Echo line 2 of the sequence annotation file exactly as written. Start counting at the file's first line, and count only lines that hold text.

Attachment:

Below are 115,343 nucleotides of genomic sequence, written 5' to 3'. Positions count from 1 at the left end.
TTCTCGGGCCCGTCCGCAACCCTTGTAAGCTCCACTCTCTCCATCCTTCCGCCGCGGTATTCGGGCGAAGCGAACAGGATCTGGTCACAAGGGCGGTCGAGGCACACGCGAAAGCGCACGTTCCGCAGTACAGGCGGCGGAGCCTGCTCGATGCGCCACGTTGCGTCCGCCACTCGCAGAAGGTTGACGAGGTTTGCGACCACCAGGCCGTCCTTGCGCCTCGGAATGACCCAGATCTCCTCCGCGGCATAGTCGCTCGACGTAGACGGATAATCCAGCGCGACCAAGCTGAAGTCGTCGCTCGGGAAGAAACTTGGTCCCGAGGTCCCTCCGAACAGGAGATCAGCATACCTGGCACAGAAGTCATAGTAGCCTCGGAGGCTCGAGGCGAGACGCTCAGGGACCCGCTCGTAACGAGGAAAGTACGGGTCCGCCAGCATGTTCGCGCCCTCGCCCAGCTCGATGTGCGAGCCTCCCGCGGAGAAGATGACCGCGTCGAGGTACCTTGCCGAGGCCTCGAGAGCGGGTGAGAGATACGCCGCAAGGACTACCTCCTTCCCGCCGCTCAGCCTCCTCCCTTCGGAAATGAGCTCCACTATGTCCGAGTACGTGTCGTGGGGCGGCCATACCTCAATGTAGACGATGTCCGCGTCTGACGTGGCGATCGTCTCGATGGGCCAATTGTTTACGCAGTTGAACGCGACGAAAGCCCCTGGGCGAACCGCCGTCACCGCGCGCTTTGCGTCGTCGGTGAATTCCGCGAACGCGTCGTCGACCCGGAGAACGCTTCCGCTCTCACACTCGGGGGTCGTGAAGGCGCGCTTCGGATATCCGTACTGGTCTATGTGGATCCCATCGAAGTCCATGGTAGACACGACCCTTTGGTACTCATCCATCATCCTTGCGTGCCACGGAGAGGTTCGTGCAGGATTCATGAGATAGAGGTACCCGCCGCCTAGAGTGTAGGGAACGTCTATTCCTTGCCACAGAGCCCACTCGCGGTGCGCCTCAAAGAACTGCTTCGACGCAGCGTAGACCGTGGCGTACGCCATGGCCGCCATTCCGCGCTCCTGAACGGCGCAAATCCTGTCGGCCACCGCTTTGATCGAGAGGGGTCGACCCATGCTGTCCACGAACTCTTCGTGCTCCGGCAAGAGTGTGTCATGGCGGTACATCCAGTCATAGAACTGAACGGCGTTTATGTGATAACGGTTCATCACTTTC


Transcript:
TTCTCGGGCCCGTCCGCAACCCTTGTAAGCTCCACTCTCTCCATCCTTCCGCCGCGGTATTCGGGCGAAGCGAACAGGATCTGGTCACAAGGGCGGTCGAGGCACACGCGAAAGCGCACGTTCCGCAGTACAGGCGGCGGAGCCTGCTCGATGCGCCACGTTGCGTCCGCCACTCGCAGAAGGTTGACGAGGTTTGCGACCACCAGGCCGTCCTTGCGCCTCGGAATGACCCAGATCTCCTCCGCGGCATAGTCGCTCGACGTAGACGGATAATCCAGCGCGACCAAGCTGAAGTCGTCGCTCGGGAAGAAACTTGGTCCCGAGGTCCCTCCGAACAGGAGATCAGCATACCTGGCACAGAAGTCATAGTAGCCTCGGAGGCTCGAGGCGAGACGCTCAGGGACCCGCTCGTAACGAGGAAAGTACGGGTCCGCCAGCATGTTCGCGCCCTCGCCCAGCTCGATGTGCGAGCCTCCCGCGGAGAAGATGACCGCGTCGAGGTACCTTGCCGAGGCCTCGAGAGCGGGTGAGAGATACGCCGCAAGGACTACCTCCTTCCCGCCGCTCAGCCTCCTCCCTTCGGAAATGAGCTCCACTATGTCCGAGTACGTGTCGTGGGGCGGCCATACCTCAATGTAGACGATGTCCGCGTCTGACGTGGCGATCGTCTCGATGGGCCAATTGTTTACGCAGTTGAACGCGACGAAAGCCCCTGGGCGAACCGCCGTCACCGCGCGCTTTGCGTCGTCGGTGAATTCCGCGAACGCGTCGTCGACCCGGAGAACGCTTCCGCTCTCACACTCGGGGGTCGTGAAGGCGCGCTTCGGATATCCGTACTGGTCTATGTGGATCCCATCGAAGTCCATGGTAGACACGACCCTTTGGTACTCATCCATCATCCTTGCGTGCCACGGAGAGGTTCGTGCAGGATTCATGAGATAGAGGTACCCGCCGCCTAGAGTGTAGGGAACGTCTATTCCTTGCCACAGAGCCCACTCGCGGTGCGCCTCAAAGAACTGCTTCGACGCAGCGTAGACCGTGGCGTACGCCATGGCCGCCATTCCGCGCTCCTGAACGGCGCAAATCCTGTCGGCCACCGCTTTGATCGAGAGGGGTCGACCCATGCTGTCCACGAACTCTTCGTGCTCCGGCAAGAGTGTGTCATGGCGGTACATCCAGTCATAGAACTGAACGGCGTTTATGTGATAACGGTTCATCACTTTC